Engineers continue to work at a leaning turbine near Ferndale.
Aaron Boles, vice-president of communications and investor relations with Capstone Infrastructure, which owns the three-turbine development at Ferndale, said beginning next week, engineers will start to take core samples of the foundation to determine what caused it to tip and to decide what steps can be taken to remedy it.
In early April, it was discovered that the turbine was leaning after electronic communications with it were interrupted and members of a maintenance crew sent to assess the situation noticed it appeared to be leaning.
Engineers sent to the site determined it was leaning and tethers were attached to the turbine and then to bulldozers to stabilize the structure.
Engineers from Capstone, the turbine’s manufacturer Vestas and other consulting engineers have been working at the site.
Tethers had originally been attached to bulldozers, but are now attached to strand jacks, which are embedded into the rock. The tethers, which are attached to the turbine at a collar, were to be highly tensioned on Friday so that the engineers can begin to take core samples of the concrete base of the turbine, Boles said.
“The turbine was already secure with those dozers, but this new system secures the turbine so the foundation can be disturbed,” said Boles. “Once that is finished at the end of this week, next week begins the process of coring, where core samples are retrieved and that will be able to tell the engineers what the problem is.”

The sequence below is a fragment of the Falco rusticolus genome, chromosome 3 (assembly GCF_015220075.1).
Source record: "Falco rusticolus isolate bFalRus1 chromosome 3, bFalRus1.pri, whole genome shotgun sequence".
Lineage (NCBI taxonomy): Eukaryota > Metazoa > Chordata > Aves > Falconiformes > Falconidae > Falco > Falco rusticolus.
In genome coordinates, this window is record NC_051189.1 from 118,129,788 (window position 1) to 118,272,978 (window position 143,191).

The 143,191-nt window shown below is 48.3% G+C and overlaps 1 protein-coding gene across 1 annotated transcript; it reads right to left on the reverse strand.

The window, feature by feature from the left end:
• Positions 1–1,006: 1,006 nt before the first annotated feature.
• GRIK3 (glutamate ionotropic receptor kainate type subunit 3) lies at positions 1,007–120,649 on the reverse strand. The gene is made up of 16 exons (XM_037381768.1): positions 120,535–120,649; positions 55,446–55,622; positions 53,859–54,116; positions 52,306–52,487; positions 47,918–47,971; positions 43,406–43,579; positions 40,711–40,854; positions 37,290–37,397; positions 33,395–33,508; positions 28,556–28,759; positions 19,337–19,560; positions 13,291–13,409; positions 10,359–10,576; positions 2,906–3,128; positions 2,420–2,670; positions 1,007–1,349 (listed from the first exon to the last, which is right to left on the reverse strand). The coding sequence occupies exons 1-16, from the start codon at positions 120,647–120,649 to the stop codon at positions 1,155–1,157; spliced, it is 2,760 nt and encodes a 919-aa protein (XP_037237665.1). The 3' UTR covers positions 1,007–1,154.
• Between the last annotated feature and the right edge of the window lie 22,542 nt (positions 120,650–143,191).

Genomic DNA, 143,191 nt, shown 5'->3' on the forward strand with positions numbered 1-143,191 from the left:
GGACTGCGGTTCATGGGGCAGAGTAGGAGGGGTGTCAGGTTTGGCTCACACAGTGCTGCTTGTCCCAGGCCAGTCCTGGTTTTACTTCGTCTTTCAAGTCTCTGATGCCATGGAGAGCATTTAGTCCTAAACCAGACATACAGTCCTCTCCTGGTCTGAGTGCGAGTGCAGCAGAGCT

Boles said the core samples will help the engineers determine what steps can be taken.
“There are things you can do to fix whatever the problem might be,” said Boles. “It could be injecting something in there, but that is the investigative part.”
The company has said people and structures in the area are safe. The turbine is 115 metres high, while the closest structure is 400 metres away and the closest road is 900 metres from the turbine. Twenty-four hour security has been placed at the site.
“It is even more secure now with the computer-controlled strand jacks and tethers,” said Boles. “The dozers are gone now, and it is so secure now you can freely disturb the foundation to find out what the permanent solution needs to be.”
The leaning turbine was one of the first to achieve commercial operation in Ontario when it started producing power in November 2002. The two other turbines at the site came online in 2006.
Capstone has owned the development since 2013, when it acquired Renewable Energy Developers Inc.
[rest of article available at source]
|Wind Watch relies entirely
on User Contributions